On Sept. 20, the citizens of Yemen voted in presidential and local elections, only the second of such elections since the country’s unification in 1990.
Historically, Yemen’s elections have been plagued by tense relations between political parties and allegations of misconduct by electoral commissions. The country’s rural environment and severe poverty are additional challenges to election administration. Both civic groups and political parties have a vested interest in assuring that candidates can campaign freely, voters have equal access to polling centers and a reasonable and uniform process for counting ballots is in place.
The 2006 local and presidential elections were only the second such elections in Yemen. The local elections were highly contested across the country. While President Ali Abdullah Saleh, who came to power in a 1978 military coup, was expected to be re-elected in the presidential election, he faced the first true opposition candidate to his presidency. These elections were seen as a critical step in establishing a non-partisan and transparent electoral process that political parties and Yemeni citizens perceive as legitimate, therefore increasing their willingness to abide by and respect the results of the polls.
After its unification in 1990, the Republic of Yemen, situated on the southwestern corner of the Arabian Peninsula, initiated a rapid process of political modernization. Reform efforts focused on allowing and even encouraging the development of opposition parties. Other important changes included the integration of women into the political processes, the establishment of an independent electoral commission, and broadening freedom of the press. Initially, these reforms were relatively successful and in 1993 Yemen held its first multi-party legislative elections. A 1994 conflict between the former ruling parties of the north and south caused a brief setback in the development of new democratic institutions but in 1997 the country managed to hold its second multi-party elections. In 1999 Ali Abdullah Saleh became the first democratically elected President of Yemen.
Despite flaws in the early parliamentary and presidential elections Yemen has taken many positive steps toward democratic consolidation. In 2001, the Supreme Court of Elections and Referenda (SCER) was established as an independent electoral authority to administer and oversee elections. The SCER was relatively successful in managing the parliamentary elections of 2003, although their impartiality and independence was questioned by some. However, the creation of this electoral authority and the fact that it continues to engage in discussions with opposition parties and NDI’s local partners has encouraged greater confidence in the electoral process.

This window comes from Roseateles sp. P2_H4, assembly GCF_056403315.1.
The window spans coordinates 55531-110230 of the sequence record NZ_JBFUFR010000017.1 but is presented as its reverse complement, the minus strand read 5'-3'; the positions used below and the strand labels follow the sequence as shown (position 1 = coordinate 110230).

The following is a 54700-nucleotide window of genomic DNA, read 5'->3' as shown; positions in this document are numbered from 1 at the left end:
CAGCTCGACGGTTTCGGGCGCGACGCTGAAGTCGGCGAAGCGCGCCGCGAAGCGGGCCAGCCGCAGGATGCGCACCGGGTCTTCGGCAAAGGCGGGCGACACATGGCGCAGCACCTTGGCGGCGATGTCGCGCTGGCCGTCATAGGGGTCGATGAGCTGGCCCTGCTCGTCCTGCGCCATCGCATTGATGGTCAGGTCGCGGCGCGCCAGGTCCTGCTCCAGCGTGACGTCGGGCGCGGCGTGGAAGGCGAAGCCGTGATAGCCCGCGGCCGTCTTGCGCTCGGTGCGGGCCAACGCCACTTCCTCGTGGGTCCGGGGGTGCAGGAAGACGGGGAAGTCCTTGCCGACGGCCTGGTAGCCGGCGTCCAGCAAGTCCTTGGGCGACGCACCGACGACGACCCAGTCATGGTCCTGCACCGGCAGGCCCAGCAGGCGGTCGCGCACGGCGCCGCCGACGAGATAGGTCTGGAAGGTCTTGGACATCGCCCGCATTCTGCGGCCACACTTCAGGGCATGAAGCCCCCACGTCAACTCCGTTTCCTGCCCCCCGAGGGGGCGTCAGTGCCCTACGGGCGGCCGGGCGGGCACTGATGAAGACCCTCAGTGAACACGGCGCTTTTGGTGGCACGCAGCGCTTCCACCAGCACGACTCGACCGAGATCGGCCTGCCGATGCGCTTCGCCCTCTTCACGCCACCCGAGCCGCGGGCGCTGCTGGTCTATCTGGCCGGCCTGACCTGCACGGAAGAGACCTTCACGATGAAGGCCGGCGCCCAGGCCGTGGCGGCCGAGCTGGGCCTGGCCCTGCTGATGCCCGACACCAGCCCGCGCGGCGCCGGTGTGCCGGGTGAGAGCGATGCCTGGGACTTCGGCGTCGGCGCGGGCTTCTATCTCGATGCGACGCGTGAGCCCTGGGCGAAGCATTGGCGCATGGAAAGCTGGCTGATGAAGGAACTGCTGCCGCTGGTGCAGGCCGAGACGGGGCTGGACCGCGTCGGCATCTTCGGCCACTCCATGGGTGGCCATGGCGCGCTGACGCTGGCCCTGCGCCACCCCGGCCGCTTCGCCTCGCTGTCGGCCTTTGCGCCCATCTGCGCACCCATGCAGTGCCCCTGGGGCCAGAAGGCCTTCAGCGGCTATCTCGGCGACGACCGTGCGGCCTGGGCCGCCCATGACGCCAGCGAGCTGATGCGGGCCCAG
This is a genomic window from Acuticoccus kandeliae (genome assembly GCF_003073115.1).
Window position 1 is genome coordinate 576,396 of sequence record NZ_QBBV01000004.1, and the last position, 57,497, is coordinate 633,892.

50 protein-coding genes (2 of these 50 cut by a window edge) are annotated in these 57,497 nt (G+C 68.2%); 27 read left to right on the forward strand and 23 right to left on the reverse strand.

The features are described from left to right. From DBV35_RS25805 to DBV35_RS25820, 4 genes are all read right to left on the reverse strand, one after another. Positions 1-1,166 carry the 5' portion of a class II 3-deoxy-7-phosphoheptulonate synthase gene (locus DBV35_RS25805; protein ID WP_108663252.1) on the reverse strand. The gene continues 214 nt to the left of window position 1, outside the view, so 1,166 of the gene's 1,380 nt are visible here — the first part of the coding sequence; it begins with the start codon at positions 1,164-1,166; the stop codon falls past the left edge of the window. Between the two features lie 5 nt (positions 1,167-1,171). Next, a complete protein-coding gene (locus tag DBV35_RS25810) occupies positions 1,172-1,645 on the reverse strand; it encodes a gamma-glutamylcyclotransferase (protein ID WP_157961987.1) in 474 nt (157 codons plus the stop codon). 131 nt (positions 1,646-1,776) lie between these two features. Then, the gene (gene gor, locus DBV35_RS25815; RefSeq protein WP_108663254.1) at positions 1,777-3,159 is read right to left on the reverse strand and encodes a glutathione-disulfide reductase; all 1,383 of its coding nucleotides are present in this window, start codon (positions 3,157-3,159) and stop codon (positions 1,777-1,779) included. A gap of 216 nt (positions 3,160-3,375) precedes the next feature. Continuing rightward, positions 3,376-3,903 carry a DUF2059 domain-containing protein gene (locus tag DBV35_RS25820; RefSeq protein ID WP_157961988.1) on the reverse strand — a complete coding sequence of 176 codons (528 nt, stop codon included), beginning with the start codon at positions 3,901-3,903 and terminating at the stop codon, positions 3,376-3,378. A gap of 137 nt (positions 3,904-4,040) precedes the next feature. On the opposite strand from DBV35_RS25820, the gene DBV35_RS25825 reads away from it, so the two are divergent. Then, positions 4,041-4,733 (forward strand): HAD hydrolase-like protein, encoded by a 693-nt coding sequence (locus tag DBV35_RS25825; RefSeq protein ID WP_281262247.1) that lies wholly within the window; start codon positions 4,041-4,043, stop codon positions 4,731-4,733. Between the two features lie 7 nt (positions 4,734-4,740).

However, significant shortcomings continued to plague the process as Yemen prepared for elections. These included severe voter registration problems, specifically regarding underage voters, bias in the media, restrictions on election observers, and election-related violence. In late July, NDI sent a delegation to Yemen to assess the pre-election environment in anticipation of the September vote and offer recommendations.
During the campaign period and on election day, NDI continued to support the efforts of over 1,000 domestic monitors. While President Saleh was re-elected to office, the final election results stated that opposition presidential candidate Faisal Bin Shamlan captured an unprecedented 20 percent of the vote. In its preliminary report, the European Election Observation Mission described the elections as being "open and genuine," despite some concerns about overcrowding at the polls, possible breaches of vote confidentiality and restrictions on women's access to voting places. Both the EU and NDI are expected to release final observation and monitoring reports in November 2006.
Although no one expected the presidential and local elections to have been flawless, they nonetheless were seen to be a gauge of progress for the country, and an indication of what areas will require the most work in the future.
Published on Sept. 13, 2006